The smell of sausages and onions cooking on a barbecue is common in suburbia, at sporting clubs, and even in shopping centre car parks.

But how familiar are you with your old four burner barbecue? Would you be prepared to pay $1 million to someone who burned themselves using it?

In February this year, the Full Court of the Supreme Court of Tasmania heard the appeal in Port Sorell Bowls club Inc v Dann to consider whether Mr Dann’s award of over $1 million for his burnt hand should be reduced further for his own negligence.

The Appeal Court’s Justice Pearce sets out the circumstances of the injury:

“On 17 November 2015, the club was catering for about 60 people for a “barefoot bowls” or “corporate bowls” evening and (Mr Dann) was asked if he would help cook a large quantity of sausages. The club’s gas barbecue was an unsophisticated four burner barbecue. A makeshift method to collect the fat from the barbecue involved a ceramic mug positioned out of sight underneath the barbecue plate. Soon after (Mr Dann) began cooking the sausages, the mug overflowed and the fat inside it caught fire. (Mr Dann) turned off the gas, but the contents of the mug remained alight. (Mr Dann) tried to move the mug which was sitting on a bracket. As (Mr Dann) moved the mug, it caught on the upturned corners of the bracket and the fat spilt, severely burning his right hand.”

Anyone who has operated or cleaned a barbecue will be thinking, “that could have been me”.

At trial, Mr Dann proved Port Sorell Bowls Club Inc was negligent and had breached its duty to him by failing to take appropriate steps to minimise the risk of injury from a fat fire, but his damages were reduced by 15% for his own negligence. The Bowls Club appealed, arguing 15% was too low. Mr Dann cross-appealed, arguing 15% was too high.

Mr Dann argued that he was unaware of the existence of the ceramic mug under the barbeque plate until it caught fire. When he inspected the flaming ceramic mug (which was the source of the fire), he was worried it could overheat and explode, injuring small children who were drawn to the commotion. Deciding he had to act quickly in the ‘heat’ of the moment, he wrapped his hand in a paper towel to give some protection from the flames and reached under the barbecue to quickly remove the ceramic mug. Unfortunately, it caught on the lip of a bracket and spilled the burning fat onto his hand.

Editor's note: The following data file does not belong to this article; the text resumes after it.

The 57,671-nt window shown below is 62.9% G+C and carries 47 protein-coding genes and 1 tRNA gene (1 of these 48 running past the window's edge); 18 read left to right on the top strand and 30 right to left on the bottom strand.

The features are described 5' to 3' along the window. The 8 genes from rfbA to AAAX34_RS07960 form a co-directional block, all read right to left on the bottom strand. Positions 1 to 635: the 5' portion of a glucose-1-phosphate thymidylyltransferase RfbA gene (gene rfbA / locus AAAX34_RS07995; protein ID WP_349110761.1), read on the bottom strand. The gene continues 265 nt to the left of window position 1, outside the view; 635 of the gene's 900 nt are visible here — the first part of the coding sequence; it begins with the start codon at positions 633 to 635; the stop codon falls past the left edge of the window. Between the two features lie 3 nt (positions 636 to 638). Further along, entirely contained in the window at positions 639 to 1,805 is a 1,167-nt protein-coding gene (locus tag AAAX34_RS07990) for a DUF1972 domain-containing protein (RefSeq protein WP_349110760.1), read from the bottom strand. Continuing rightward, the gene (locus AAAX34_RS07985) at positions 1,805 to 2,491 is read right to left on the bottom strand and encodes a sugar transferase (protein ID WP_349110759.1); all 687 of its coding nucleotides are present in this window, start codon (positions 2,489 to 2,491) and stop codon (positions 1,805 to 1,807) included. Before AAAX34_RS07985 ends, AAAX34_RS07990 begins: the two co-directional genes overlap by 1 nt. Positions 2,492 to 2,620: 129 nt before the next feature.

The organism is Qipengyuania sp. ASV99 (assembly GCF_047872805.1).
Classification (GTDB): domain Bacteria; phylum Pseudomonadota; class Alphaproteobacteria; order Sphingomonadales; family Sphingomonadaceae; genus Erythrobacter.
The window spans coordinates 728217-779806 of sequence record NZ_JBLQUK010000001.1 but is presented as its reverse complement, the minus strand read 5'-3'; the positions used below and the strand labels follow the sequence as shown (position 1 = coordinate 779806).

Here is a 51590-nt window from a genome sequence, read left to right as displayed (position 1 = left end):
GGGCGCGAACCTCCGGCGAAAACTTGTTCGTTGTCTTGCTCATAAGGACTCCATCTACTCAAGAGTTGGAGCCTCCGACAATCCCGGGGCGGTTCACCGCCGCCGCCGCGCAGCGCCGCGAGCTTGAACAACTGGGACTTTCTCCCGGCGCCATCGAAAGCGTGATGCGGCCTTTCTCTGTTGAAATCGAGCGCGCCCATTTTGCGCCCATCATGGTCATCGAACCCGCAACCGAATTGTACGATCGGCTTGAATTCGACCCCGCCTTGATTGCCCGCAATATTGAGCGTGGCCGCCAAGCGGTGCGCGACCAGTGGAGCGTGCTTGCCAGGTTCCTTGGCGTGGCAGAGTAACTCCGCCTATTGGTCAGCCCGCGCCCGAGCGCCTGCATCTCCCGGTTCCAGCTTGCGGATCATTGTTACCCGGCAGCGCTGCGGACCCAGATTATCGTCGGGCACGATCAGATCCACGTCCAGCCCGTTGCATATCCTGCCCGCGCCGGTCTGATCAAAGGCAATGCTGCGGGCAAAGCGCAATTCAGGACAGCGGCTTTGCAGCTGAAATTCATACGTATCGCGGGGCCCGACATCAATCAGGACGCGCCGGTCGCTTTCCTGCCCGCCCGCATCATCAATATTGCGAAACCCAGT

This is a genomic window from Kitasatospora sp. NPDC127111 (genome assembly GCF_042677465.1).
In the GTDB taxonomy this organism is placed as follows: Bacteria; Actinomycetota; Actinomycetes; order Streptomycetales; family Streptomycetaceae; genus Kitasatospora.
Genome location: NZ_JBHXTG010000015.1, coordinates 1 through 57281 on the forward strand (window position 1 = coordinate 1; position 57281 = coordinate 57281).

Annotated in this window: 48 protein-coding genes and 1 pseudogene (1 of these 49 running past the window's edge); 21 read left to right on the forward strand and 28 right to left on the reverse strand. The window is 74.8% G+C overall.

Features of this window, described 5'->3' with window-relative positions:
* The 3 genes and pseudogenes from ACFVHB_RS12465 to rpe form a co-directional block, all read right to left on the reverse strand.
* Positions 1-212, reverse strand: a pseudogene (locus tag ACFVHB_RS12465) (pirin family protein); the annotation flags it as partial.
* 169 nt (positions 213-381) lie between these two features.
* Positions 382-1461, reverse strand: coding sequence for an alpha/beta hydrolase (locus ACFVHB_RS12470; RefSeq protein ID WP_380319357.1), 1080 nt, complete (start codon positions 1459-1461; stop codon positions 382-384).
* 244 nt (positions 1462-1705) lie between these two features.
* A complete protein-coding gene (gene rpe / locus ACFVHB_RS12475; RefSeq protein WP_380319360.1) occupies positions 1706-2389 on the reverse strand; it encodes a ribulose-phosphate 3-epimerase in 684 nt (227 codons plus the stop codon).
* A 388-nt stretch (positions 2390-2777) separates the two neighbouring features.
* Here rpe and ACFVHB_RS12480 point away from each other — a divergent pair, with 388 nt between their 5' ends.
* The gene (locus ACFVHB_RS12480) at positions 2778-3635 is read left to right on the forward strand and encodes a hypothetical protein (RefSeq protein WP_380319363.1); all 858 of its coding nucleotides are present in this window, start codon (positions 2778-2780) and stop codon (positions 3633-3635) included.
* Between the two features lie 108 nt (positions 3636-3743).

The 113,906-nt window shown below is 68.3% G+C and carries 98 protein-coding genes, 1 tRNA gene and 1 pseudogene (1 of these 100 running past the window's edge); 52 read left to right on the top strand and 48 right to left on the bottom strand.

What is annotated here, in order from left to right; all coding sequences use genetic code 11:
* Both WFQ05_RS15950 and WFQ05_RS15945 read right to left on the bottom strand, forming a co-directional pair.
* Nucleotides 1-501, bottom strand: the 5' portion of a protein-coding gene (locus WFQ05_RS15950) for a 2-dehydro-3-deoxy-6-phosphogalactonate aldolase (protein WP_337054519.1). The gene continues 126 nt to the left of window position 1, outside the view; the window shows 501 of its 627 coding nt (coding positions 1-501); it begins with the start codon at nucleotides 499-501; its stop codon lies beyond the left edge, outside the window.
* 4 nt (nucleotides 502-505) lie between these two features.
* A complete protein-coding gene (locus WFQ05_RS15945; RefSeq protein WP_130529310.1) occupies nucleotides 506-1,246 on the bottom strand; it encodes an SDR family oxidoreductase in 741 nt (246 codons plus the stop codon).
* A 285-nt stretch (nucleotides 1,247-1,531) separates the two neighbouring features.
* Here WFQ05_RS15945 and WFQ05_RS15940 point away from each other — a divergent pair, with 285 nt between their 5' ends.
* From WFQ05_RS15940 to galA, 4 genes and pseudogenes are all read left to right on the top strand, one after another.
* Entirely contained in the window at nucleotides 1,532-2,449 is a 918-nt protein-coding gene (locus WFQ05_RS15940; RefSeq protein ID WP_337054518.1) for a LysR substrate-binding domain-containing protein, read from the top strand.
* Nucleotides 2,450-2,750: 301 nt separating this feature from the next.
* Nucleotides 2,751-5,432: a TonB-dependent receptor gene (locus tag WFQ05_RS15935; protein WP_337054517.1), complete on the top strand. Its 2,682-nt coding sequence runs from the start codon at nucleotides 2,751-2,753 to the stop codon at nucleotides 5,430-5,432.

The Court of Appeal looked at the trial judge’s findings of contributory negligence:

“The Plaintiff misjudged the situation, he failed to make observations which could have been made. He did not note the turned-up corners of the tray. His evidence was “I knew I could get it out safely and put it on the ground without burning”. He failed to observe the configuration of the tray as a potential obstacle in removing the mug… His behaviour must be judged by reference to the exigencies of the moment. In judging his failure to observe the turned-up corners of the tray as he acted to remove the mug, I find that his observations were limited to a degree by the paper towel wrapped around his hand. He was aware that he had not looked closely at the mug and its surrounds. He gave evidence that before he tried to retrieve it, he looked at it for just a few seconds.… He was expecting some resistance and hindrance. This could have resulted in a spillage or a splash.”

Justice Pearce of the Appeal Court agreed with the trial judge and ruled:

“There was a significant probability of serious harm. Although there were reasons for his decision to attempt to remove the mug, a reasonable person in the same circumstances would not have regarded the exigencies of the situation as so overwhelming or urgent as to sufficiently explain (Mr Dann’s) decision to expose himself to such risk of injury. The trial judge was correct to find that he should have taken greater stock than he did before exposing himself to such risk. His actions in attempting to remove the mug went beyond misjudgement and amounted to a failure to take reasonable care for his own safety, and contributed to his injury.”

The Court of Appeal noted the trial judge’s finding that, when compared to the Bowls Club’s negligence, Mr Dann’s negligence “was not significant” and did not disturb the finding of the 15% reduction for contributory negligence.

Important Dad tip: Next time you grab the tongs at a social barbecue, check the drip tray!

“The content of this publication is for reference purposes only. It is current at the date of publication. This content does not constitute legal advice and should not be relied upon as such. Legal advice about your specific circumstances should always be obtained before taking any action based on this publication.”
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